• Seems wrong to close a question that can be salvaged via an edit by someone with enough reps or by the OP, some questions get closed too quickly, disallowing any editing, so what is the point in allowing improvement of poor questions in the first place? – Moab Aug 16 '12 at 2:21
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Could we have fixed this question […] encouraging the user to edit or rephrase the question himself?

This is mentioned in the banner below:

Also, commenters have been very verbose, including Darth Android, who said:

If you could clarify exactly what criteria would define a "correct" answer to this question, it would be a large step to making it much more suitable for SuperUser

That's the main point.

I feel that in this case, the user basically shared their opinion and then asked for others. Actually, I didn't really see the actual question until the last paragraph — everything before was (all valid) reasoning, but in that sense they already answered their own question, right? They already had their opinion and asked others about what they thought.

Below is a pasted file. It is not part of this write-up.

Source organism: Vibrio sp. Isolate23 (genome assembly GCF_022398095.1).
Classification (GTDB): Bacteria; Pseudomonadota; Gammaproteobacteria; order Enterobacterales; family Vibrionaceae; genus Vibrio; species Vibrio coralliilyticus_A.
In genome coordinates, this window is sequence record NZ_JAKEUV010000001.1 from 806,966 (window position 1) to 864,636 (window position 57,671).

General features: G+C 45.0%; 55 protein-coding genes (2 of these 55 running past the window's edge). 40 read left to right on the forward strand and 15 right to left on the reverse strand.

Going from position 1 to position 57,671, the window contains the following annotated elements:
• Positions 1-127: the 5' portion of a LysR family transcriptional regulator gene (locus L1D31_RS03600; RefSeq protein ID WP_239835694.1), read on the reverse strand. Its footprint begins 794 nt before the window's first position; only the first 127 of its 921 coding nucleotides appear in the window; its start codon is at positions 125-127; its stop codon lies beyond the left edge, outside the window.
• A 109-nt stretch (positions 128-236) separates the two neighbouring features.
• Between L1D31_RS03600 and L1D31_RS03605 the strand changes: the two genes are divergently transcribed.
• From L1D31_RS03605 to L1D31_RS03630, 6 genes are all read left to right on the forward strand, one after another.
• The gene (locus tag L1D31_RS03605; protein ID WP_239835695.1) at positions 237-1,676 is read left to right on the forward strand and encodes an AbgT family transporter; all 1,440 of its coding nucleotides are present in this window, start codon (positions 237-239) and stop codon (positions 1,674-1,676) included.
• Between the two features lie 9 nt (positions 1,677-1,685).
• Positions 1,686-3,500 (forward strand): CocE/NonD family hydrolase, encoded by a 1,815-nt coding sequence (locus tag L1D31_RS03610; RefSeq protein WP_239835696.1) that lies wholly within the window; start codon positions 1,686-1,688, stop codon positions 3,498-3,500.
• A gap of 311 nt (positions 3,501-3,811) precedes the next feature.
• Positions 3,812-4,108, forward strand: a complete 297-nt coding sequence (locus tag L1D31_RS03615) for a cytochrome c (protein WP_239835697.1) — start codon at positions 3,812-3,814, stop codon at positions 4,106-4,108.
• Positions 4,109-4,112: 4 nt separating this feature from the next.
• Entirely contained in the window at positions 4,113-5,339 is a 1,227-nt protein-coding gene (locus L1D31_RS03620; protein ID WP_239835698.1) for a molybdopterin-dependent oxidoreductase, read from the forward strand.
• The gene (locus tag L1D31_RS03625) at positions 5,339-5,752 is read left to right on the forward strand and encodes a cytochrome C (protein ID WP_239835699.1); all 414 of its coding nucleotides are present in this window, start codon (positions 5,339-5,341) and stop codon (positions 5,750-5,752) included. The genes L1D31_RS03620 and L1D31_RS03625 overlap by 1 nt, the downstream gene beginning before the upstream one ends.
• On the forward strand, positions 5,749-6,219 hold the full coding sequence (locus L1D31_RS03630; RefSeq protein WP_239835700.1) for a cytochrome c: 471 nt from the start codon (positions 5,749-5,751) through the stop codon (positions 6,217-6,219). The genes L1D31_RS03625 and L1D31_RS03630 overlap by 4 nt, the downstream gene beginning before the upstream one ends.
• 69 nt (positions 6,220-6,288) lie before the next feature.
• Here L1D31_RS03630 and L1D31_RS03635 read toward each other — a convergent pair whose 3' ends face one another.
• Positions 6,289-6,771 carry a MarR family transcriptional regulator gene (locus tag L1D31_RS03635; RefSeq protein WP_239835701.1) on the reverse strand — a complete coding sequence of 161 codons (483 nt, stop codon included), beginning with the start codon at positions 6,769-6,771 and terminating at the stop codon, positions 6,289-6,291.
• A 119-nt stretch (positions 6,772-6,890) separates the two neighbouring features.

The problem that always exists is that these kinds of topic inspire everyone to have an opinion. While we do have the means to put up a banner below the question asking people to include specific references and backing up their claims, this message is often ignored. A question then slowly drifts into the state where every answer is equally valid, which is absolutely not what we want.

If the OP were asking for specific evidence of malware being a threat to Linux systems, and factual references supporting that, then I guess the question would be acceptable. Also, asking for reasons, yes. To some extent, that is an acceptable question.